India has its own 'soft power' -
Buddhism By Sudha Ramachandran
BANGALORE - As the Sino-Indian battle for
influence in East and Southeast Asia intensifies,
India is backing its political and economic
diplomacy with soft-power diplomacy. To counter
China's efforts to keep India out of the region on
the grounds that it is an "outsider", India is
drawing attention to its solid Buddhist
Buddhism originated in India
around the 5th century BC. But after flourishing
here for many centuries, it declined in the land
birth. However, it spread
across Asia, winning adherents in such countries
as Sri Lanka, Nepal, Bhutan, Myanmar, Thailand,
Vietnam, Laos, Cambodia, Japan, Korea, Tibet,
Mongolia and China.
traveled far to spread the religion. Scholars came
to India to study at its universities. There was a
healthy exchange of ideas, of philosophic,
religious and cultural traditions right from
ancient times. The impact of this interaction and
exchange can be seen and felt to date across Asia.
It is this shared Buddhist heritage that Delhi is
now emphasizing in its engagement with East and
"China has sought to keep
India out of regional arrangements in Southeast
Asia by portraying India as an outsider. By
underlining the multi-millennia-old bond of
Buddhism that it shares with these regions, India
is quietly clarifying that it is not a
gatecrasher," said an official in India's Ministry
of External Affairs.
Although the founder
of Buddhism, Siddhartha Gautama, or the Buddha as
he came to be called, was born in Nepal and not
India, all the important milestones in his life,
whether it was his enlightenment, his first sermon
or his attainment of nirvana, happened in India.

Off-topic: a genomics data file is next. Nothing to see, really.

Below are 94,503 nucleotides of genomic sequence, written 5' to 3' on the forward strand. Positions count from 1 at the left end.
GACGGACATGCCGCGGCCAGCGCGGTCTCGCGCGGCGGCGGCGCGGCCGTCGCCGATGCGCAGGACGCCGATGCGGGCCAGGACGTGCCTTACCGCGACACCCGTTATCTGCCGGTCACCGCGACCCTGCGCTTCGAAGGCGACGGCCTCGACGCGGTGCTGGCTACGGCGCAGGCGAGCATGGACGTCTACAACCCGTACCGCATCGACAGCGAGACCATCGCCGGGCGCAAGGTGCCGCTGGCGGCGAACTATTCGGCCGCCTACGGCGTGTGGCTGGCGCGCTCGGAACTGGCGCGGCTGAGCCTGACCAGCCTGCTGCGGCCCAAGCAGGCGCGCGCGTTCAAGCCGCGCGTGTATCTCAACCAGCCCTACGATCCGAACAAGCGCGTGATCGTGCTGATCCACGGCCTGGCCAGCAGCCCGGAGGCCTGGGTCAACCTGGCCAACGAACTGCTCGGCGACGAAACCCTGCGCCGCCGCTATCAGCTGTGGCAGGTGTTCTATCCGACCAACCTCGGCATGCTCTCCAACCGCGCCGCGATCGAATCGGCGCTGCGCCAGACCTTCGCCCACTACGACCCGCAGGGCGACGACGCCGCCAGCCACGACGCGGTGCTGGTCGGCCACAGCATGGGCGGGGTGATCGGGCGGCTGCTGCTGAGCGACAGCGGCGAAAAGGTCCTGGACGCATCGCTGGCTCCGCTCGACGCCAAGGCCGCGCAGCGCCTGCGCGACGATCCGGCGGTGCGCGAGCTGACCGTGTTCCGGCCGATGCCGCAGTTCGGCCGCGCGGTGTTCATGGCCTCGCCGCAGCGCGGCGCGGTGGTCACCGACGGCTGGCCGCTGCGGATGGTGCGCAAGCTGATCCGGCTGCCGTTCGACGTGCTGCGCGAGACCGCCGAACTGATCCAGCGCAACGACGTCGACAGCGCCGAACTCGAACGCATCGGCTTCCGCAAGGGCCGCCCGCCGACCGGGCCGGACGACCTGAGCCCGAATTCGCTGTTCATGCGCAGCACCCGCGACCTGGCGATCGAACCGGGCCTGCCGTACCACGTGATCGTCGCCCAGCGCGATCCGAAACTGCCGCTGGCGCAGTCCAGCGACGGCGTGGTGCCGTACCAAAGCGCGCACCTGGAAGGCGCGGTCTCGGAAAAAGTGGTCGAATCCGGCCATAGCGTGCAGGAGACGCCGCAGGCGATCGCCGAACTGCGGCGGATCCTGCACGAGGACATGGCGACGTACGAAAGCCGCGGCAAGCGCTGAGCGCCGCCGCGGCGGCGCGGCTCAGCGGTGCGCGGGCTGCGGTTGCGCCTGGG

Most of the important sites of significance to
Buddhists the world over are in India.
While India has emphasized its cultural
and civilizational links with East and Southeast
Asia for decades, this diplomacy has received a
boost with the pan-Asian initiative to revive
An ancient seat of
learning, Nalanda University was primarily a
center of Buddhist studies, but it also imparted
training in fine arts, astronomy, politics and
languages. The university died a slow death around
the 12th century AD.
multinational effort is now on to set up an
international university at Nalanda that will
capture the grandeur, spirit and essence of this
renowned seat of learning. Several countries,
including India, Japan, Singapore and China, are
part of this effort. And while India is at the
center of the Nalanda initiative (the university
being located here), China is ensuring that its
links with the university are not forgotten.
Besides being part of a mentor group (headed by
Nobel laureate Amartya Sen) that will provide
vision and direction to the Nalanda initiative,
China has contributed funds for the Xuan Zang
Memorial Hall in the university. "It is making
sure that its links with Buddhism are noted," said
the Indian official.
Xuan Zang was a
Chinese Buddhist scholar of the 7th century AD who
spent two years at Nalanda. His contribution to
Buddhism is substantial. Not only did he translate
Indian Buddhist texts into Chinese during his
years in India, but it was from his translated
Chinese copies that scholars recovered Indian
Buddhist texts lost in subsequent years.
Buddhism might have arrived in China
several centuries after it was born in India, but
China has more Buddhists than India does today. In
fact, with 100 million, it is home to the largest
number of Buddhists in the world.
recent years, China has been making a concerted
attempt to project a Buddhism-friendly image of